Hey Misty, the most important thing in the world is not establishing how noble you are. Facts are facts and the Roma are way over-represented in crime statistics.

EDH said...

There's even a pecking order. So-called "lush workers" are at the bottom. They prey on bombed riders who pass out on trains and won't wake up when the train screeches, comes to the end of the line or even goes off the rails.

To a purist, that used to be called "rolling a drunk," not pickpocketing.

Roll, 11. To rob, usu. a person unable to resist, as an unconscious, drunk, or sleeping person, by removing valuables on his person; as, to roll a drunk.

Alas, pickpocketing on the subway has been replaced by the grope and the reach around.

Juba Doobai! said...

Okay, the younger ones are turning away from the craft of pickpocketing. But what about the ART of it!?!?

What?! Am I to feel safe with my wallet in my pocket when I return to NYC!?!?! That is madness! It's unheard of! I protest!!

Ah, AllenS has answered my question: there is no more ART of pickpocketing, no more finesse, no more style and practice of legerdemain. All that remains is brute and violent force.

Bring back the ART! I'd rather be pissed off that I got picked and have to change all my cards than to be scared poopless and/or shot and still have to change all the cards.

jeff said...

"The Roma people are being beaten and murdered because of racial sentiments like this. It is individuals who commit crimes, not entire peoples."

There is a reason for the stereotypes. Over here we have the fortune tellers, and physics who are over represented by gypsies. We also have the Irish travelers who are grifters,

Joe said...

A correction is owed: "The police say the "picks" are all government guys now."

William said...

Is street crime really that lucrative anymore? Who still carries around a wad of cashZ? Mostly drug dealers and they tend to be strapped. If you acquire the mark's credit card, how long before it gets cancelled? And don't get met started on bling. So much of that crap is fake and not worth the time and risk of a mugging. I wouldn't recommend a life of street crime to any young man just starting out.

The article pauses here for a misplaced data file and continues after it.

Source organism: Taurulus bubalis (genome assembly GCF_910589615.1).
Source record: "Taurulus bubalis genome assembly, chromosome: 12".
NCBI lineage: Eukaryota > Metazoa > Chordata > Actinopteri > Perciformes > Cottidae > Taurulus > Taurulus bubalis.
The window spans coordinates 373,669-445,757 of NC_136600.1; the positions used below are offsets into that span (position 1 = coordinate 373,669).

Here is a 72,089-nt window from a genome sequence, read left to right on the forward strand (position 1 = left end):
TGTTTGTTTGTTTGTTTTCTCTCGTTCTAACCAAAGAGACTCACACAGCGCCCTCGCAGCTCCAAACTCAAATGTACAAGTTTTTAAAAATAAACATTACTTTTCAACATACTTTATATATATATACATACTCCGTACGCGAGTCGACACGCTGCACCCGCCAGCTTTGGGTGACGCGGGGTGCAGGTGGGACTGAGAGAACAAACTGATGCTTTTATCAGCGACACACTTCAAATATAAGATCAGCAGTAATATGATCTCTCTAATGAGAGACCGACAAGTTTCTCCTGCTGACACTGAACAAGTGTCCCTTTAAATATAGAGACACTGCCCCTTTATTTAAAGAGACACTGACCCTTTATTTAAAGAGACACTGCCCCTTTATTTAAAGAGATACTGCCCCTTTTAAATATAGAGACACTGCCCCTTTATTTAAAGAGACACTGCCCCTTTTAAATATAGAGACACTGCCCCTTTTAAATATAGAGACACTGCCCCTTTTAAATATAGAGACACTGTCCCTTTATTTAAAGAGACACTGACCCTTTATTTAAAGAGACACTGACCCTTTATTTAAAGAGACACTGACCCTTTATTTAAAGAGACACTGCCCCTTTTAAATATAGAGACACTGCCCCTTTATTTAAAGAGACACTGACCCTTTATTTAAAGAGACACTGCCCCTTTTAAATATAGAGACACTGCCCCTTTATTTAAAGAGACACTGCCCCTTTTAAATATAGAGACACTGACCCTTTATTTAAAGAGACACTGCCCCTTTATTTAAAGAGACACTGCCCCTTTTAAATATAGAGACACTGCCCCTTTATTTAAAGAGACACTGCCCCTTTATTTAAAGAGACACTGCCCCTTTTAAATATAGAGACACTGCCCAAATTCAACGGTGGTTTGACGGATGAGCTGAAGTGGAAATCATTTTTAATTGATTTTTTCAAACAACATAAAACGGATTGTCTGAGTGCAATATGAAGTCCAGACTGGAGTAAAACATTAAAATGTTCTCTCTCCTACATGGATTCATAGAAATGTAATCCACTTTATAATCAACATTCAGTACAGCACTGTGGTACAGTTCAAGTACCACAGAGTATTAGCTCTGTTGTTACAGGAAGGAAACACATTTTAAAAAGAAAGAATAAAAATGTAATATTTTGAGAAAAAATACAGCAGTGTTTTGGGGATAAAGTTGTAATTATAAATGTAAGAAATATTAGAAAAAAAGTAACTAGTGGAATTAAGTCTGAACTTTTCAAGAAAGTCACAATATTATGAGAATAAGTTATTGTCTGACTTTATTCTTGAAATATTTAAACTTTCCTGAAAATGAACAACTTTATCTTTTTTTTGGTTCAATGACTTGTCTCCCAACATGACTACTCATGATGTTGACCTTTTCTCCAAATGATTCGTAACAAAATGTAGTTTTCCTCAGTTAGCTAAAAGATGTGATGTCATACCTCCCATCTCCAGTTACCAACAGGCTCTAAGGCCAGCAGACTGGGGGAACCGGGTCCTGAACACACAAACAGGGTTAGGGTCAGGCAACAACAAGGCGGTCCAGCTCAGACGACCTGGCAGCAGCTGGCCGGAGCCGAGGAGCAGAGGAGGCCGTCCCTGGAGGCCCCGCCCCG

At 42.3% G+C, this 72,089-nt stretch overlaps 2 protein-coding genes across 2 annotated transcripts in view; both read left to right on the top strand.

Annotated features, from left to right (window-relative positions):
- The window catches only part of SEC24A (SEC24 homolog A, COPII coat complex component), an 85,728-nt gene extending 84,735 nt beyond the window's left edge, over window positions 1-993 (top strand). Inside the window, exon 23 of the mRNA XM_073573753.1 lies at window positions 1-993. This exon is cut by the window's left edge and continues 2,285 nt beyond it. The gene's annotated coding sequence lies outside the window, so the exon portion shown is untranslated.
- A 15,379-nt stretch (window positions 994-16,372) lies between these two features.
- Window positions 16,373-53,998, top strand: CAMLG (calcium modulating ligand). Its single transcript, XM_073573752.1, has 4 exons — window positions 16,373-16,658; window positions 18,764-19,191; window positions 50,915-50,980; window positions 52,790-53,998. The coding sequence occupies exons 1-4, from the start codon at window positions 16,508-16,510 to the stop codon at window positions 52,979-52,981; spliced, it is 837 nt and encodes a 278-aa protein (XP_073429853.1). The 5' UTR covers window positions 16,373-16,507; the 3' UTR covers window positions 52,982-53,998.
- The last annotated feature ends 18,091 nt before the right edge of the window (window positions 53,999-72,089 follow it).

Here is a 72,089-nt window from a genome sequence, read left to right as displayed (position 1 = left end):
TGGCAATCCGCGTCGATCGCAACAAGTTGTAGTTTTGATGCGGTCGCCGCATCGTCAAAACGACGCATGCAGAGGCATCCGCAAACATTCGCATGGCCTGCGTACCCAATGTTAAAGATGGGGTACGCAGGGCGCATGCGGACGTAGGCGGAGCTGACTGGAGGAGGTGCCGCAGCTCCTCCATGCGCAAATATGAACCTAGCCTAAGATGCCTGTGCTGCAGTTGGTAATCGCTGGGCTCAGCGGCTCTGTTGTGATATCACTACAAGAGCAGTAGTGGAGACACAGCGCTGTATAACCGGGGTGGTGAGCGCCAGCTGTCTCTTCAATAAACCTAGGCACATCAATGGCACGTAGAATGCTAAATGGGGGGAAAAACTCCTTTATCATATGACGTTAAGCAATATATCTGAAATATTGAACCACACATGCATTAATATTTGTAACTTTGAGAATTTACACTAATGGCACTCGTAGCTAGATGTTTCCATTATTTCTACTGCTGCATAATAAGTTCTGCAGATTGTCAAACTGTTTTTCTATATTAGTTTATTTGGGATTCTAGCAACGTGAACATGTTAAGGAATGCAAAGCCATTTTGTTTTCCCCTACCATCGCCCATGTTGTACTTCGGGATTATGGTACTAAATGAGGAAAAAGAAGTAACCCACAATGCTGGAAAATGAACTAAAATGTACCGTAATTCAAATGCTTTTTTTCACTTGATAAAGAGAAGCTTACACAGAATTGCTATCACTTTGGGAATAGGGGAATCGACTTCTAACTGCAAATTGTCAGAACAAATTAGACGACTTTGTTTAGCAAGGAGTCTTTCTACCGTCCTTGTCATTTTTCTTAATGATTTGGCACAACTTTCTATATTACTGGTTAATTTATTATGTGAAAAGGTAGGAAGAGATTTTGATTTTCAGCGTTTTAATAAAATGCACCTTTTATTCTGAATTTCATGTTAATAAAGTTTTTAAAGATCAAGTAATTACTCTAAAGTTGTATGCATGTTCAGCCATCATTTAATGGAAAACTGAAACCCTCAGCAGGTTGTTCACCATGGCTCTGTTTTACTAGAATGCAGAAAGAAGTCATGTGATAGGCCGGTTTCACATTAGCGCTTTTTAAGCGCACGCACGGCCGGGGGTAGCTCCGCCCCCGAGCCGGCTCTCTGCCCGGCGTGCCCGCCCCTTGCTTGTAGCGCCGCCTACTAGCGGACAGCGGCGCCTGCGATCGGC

Belkys said...

Picking pockets is a "craft"?
Yes like murder is a fine art

DaveW said...

Read the article.

I did read it professor, and that wasn't a dig at you. I thought the phrasing humorous.

Penny said...

In order to maintain their sense of personal dignity, the old guys have created a storyline about their "craft".

I'm not sure if this is a sad story, or a sweet little tale about the never ending wonders of self preservation.

In any case, keep these guys away from a newspaper.

Stephen A. Meigs said...

What I find interesting about pickpocketing is that it is the sort of crime well-suited for criminals who can't help looking like criminals.

Mostly the sort of deceptions that tend to be really incompatible with moral or beautiful traits are those that involve deceptions as to moral character. Anyone skilled at character deception is bound to have many ancestors deceived as to the character of what they were mating with, and so strongly tend to be immoral and just not much possessed of beautiful characteristics. But a criminal who commits his crime with stealthy skill without giving his mark an opportunity to size him up can look like the criminal he is and still succeed. He needn't be immoral in the strongly vile sense of the criminal whose skill lies in hiding what he is. There is little reason to think that his mates won't have known exactly what he is before choosing him.